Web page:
Once they are picked, the whiskey gets proofed down to 94 before being bottled. Not all Single Barrel Selects are picked by an outside entity though. There are plenty on the shelves in regular form like the bottle I’m reviewing today. If it’s not a group pick, that means that a taster at Jack Daniel’s decided the barrel embodied right profile that Jack wants to be know for. Unfortunately it means we’d never know the exact age or warehouse the barrel came from – which really only matters if you’re a true nerd.

So what is Single Barrel Select supposed to taste like? Let’s find out. I sampled this neat in a glenclairn.

Tasting Notes

Nose: Sweet notes of honey and sugar shards combine with butterscotch to make the nose an irresistible dessert-like treat. There’s a good amount of charred wood and cinnamon that combine with a whiff of apple peel. Apple is not the main fruit note though, that would be banana. The way the vanilla interacts with the banana brings back childhood memories of Banana Pudding rimmed with Nilla Wafers. I love Jack Daniel’s for this exact reason.

Palate: I know this is not a comparison review, but if I were to compliment this JD Select for one thing it does better than its Barrel Proof version, it’s that it is much sweeter. Not sickly sweet, mind you, but the caramel and honey combine to kind of coat all of the other flavors I’m finding. It’s also noticeably creamy in its delivery. There are roasted nuts, toasted oak, bananas and vanilla.  I’m also surprised to find a faint floral note which is unusual for the brand but ends up giving this a little bit more complexity.

Finish: The lingering oak and barrel char at the end is a tad bit drying on my tongue.  There are banana runts and a decent amount of sweetness that ensure that the finish doesn’t turn overly tannic. It’s not as complex or satisfying as other bourbons, but it’s still enjoyable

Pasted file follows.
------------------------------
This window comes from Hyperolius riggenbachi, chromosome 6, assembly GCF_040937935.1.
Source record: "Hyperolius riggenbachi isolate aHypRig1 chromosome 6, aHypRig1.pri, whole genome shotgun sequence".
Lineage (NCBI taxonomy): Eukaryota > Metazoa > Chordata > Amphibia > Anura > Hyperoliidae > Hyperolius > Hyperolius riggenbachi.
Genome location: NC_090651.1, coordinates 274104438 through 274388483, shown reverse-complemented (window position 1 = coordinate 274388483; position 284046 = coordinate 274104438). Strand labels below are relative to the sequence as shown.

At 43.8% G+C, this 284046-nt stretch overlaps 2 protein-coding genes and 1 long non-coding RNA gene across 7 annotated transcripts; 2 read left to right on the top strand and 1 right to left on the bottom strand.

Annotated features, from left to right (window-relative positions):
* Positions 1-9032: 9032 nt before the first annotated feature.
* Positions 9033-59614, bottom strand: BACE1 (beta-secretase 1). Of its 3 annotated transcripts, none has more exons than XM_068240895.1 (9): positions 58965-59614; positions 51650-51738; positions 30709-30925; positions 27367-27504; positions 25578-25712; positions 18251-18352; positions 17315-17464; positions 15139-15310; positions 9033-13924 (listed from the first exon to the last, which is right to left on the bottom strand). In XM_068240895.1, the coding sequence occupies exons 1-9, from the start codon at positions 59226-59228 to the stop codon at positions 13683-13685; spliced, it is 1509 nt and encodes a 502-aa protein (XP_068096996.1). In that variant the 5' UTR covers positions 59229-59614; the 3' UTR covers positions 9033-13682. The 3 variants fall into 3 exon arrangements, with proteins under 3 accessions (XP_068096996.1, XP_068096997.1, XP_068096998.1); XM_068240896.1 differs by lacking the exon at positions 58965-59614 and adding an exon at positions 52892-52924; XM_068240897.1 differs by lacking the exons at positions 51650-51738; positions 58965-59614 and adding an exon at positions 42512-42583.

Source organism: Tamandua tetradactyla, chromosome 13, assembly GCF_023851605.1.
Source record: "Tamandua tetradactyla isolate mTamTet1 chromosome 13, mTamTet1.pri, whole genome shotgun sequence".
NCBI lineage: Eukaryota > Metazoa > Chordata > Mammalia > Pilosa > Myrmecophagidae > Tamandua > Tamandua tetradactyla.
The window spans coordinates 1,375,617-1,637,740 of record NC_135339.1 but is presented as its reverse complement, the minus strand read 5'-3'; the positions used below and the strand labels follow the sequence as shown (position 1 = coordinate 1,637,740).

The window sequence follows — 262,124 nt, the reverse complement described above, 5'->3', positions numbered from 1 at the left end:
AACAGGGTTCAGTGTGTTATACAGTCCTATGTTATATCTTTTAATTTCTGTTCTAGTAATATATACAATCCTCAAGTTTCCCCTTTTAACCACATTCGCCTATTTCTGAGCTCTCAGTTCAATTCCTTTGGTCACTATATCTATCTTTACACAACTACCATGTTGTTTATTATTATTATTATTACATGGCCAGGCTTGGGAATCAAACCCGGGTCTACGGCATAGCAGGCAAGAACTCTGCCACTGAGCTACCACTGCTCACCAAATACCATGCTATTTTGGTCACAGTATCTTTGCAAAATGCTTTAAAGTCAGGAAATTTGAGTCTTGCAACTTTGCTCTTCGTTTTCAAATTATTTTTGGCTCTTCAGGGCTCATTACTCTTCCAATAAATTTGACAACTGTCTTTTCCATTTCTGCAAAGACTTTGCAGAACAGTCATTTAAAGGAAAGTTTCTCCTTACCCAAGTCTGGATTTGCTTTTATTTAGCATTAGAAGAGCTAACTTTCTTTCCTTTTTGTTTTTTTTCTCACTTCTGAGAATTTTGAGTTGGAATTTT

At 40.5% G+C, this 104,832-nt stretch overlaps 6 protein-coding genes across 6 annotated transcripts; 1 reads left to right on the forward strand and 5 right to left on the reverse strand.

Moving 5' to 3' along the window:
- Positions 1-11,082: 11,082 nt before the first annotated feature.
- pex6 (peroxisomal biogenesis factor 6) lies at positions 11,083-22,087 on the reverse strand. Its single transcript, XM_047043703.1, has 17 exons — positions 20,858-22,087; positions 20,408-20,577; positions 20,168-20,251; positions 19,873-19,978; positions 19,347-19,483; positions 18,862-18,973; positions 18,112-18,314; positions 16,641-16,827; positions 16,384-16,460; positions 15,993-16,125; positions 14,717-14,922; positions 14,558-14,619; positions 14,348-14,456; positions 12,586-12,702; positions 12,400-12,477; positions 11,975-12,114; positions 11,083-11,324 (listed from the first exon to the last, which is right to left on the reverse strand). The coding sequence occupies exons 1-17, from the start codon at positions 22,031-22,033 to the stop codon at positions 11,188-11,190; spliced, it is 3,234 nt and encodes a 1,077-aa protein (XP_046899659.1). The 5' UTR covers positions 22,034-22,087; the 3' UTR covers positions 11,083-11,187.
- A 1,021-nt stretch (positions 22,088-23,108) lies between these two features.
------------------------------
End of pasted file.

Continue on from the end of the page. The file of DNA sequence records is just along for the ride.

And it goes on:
Score: 6.9/10

Jack Daniel’s Single Barrel Select delivers a straightforward experience with all the right notes in all the right places. There are no obvious flaws except being a bit mundane.  It’s a decently rich and sweet experience that offers a more delicate experience than its high-proofed sibling Jack Daniel’s Barrel Proof Tennessee Whiskey.  I also found myself surprised that even though this is probably proofed down about 30 points from what it was at barrel proof, that not much is lost in terms of flavor outside of some extra oak.

Final Thoughts

For years I’ve given Jack Daniels Single Barrel Select a pass over its Barrel Proof version. Imagine how surprised I was to find such a competent and highly flavorful version still existed in this bottle. There really isn’t much lost here over it’s higher-proofed version. In fact, it’s much more sippable. I enjoyed this very much and think a lot more people would too if they’d just give it a chance. And if you’re still not sure this one is for you, try to find a store that has done a pick of it. It’s guaranteed to give you the same experience but maybe with a couple additional surprises to make it stand out more. But this bottle seems to hold up just fine on its own.

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Jonathan

Sunday 2nd of June 2024

Spot on. My local Whiskey Club did a pick recently, and I'm so happy I opted in.